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3 Helpful Moves For Disagreements

3 Helpful Moves For Disagreements

We live in a world saturated with disagreement. People are at odds about pretty much everything from when to order a taxi, go out to dinner to whether there should be a caliphate; from the kind of orbit the International Space Station should assume; the right way to cook lasagna to whether Hungary is in Eastern or Central Europe, and how long a child should be allowed to play Minecraft on a Saturday morning. 

While disagreement can be civilised, interesting and productive, it is much too frequently a powerful source of misery: we get enraged and bewildered; we are appalled at the views of others and feel intensely bothered by them; we feel defeated, hopeless and lonely; we agonise, rehearse the conflict alone in our heads, worry, feel guilty, get upset…

Rather than despair, we must accept that disagreement will be constant and ubiquitous. We might fantasise about universal harmony, about reason prevailing spontaneously and about everyone being sweetly tolerant. But vicious disagreement is not going to go away by itself.

So we need to learn how to disagree well, how to navigate through a life in which we will inevitably conflict with many people over expectations, demands, hopes, convictions, priorities and attitudes. We need to deal well with disagreement so we can cope better in our own lives and make our own contributions (however modest) to a saner society.

Here are some helpful moves:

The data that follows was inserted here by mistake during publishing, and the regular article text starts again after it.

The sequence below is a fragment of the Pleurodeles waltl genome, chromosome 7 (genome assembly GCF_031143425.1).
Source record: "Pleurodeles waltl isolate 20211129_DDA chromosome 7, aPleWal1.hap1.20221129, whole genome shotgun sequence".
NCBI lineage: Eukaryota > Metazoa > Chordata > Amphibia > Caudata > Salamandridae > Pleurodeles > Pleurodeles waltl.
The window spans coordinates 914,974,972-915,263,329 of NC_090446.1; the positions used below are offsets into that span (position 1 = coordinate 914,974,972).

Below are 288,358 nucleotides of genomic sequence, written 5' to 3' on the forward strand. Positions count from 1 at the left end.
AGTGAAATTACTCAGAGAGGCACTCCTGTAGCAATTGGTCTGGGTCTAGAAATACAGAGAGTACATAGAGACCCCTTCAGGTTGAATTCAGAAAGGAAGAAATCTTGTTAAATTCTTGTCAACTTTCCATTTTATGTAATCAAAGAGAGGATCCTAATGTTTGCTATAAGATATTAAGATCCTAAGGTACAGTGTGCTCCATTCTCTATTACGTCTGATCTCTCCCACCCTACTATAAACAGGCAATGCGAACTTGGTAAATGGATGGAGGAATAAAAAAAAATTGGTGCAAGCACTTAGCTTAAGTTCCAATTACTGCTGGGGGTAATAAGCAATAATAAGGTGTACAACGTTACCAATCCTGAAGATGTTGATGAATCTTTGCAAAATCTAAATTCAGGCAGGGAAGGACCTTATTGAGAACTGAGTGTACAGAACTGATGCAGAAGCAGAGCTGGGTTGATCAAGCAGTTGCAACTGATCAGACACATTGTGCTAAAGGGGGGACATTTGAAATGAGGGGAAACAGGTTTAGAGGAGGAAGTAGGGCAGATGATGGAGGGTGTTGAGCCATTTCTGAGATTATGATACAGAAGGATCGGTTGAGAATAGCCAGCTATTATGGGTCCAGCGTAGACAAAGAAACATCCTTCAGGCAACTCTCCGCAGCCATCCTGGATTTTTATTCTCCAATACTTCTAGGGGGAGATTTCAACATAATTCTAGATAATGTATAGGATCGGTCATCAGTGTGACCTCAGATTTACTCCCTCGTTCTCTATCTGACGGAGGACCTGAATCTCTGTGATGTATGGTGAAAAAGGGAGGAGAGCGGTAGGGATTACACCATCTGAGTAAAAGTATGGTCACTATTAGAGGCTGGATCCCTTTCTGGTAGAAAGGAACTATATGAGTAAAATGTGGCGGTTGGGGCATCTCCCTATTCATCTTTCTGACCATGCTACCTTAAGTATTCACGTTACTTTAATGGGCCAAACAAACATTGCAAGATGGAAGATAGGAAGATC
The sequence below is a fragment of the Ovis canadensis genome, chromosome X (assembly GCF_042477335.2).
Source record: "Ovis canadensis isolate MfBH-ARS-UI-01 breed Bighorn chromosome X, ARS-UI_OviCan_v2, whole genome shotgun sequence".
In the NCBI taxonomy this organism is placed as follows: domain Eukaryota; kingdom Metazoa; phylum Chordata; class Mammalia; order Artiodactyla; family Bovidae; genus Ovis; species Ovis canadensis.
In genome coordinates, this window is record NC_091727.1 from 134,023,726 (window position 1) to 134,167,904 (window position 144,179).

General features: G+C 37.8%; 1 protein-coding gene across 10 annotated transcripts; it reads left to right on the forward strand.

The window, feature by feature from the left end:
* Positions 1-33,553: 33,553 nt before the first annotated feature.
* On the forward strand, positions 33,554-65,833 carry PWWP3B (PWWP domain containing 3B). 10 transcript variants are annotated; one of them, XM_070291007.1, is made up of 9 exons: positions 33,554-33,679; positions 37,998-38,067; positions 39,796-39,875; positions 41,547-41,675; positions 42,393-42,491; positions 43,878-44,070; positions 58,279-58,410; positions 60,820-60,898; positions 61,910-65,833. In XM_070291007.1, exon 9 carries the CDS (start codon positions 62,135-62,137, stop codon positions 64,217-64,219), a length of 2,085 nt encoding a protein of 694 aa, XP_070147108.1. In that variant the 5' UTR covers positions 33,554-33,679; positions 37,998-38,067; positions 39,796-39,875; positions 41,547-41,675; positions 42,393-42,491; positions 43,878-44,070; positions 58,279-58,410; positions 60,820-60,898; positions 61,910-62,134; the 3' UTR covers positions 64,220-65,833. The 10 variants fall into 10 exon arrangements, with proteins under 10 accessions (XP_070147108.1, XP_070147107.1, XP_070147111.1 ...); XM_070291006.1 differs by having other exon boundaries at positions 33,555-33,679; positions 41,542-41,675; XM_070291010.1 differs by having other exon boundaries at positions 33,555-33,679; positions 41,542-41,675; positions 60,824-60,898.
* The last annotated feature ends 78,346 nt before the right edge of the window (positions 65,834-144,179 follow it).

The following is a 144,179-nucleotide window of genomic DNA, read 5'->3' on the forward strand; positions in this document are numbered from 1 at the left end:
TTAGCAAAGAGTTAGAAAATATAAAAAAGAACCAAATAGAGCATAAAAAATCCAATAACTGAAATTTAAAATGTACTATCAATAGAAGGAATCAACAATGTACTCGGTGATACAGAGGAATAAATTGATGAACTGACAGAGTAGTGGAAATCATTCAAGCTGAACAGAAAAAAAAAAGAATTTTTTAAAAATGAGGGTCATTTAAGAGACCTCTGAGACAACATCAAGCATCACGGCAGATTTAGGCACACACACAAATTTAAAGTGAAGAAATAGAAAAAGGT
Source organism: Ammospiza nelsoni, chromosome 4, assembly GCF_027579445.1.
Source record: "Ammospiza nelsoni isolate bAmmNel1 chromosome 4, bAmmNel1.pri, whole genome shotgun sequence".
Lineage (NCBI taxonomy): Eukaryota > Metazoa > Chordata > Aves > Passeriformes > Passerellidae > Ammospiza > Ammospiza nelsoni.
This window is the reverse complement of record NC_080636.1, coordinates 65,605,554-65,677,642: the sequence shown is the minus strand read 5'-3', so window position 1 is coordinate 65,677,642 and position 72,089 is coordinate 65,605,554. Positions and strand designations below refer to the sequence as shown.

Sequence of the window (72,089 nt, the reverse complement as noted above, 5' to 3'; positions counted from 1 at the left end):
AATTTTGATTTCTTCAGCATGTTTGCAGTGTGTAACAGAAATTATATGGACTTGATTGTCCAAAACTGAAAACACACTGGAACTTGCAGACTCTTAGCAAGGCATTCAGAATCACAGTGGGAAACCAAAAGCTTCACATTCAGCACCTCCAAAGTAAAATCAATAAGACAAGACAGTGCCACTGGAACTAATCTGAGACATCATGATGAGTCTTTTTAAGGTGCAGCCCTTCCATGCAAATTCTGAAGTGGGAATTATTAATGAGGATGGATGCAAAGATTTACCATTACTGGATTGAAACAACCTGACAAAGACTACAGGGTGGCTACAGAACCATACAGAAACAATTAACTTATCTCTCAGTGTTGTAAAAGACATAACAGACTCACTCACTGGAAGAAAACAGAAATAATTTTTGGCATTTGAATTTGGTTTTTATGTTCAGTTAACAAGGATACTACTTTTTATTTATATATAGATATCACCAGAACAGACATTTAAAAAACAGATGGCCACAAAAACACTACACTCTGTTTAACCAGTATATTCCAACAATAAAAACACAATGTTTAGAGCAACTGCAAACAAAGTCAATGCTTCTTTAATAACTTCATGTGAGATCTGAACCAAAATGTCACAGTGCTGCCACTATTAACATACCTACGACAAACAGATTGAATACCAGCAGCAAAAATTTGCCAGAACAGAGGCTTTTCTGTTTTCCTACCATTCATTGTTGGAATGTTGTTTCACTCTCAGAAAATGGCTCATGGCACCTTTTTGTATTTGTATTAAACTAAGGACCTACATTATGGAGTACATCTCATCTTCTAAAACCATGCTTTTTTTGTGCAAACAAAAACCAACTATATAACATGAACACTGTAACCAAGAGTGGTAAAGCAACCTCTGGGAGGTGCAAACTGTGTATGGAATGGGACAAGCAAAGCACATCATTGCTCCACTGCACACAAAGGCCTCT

Generally, we see other people’s relationships only from the outside: we see couples walking comfortably round the market buying apples or bantering at a drinks party. 

We hardly ever get to see what they are like together in their trickier moments, what goes on when they get very upset, in what ways do they make each other deeply frustrated: how they drive each other mad. How many things they disagree on, and with what passion and intensity, and also, with what tragic-comic results. 

By total contrast, we know our own relationships from the inside. The difference between these perspectives makes for a damaging distortion. Our sense of what a ‘good enough’ relationship looks like is unfairly biased. 

We need to help ourselves to a more accurate, more informed picture of normal relationships. Despite all the books and the films: art lets us down in terms of holding up an adequate mirror to our daily follies. Pretty high levels of conflict, meanness, folly and disappointment are standard. They are part and parcel of good enough relationships.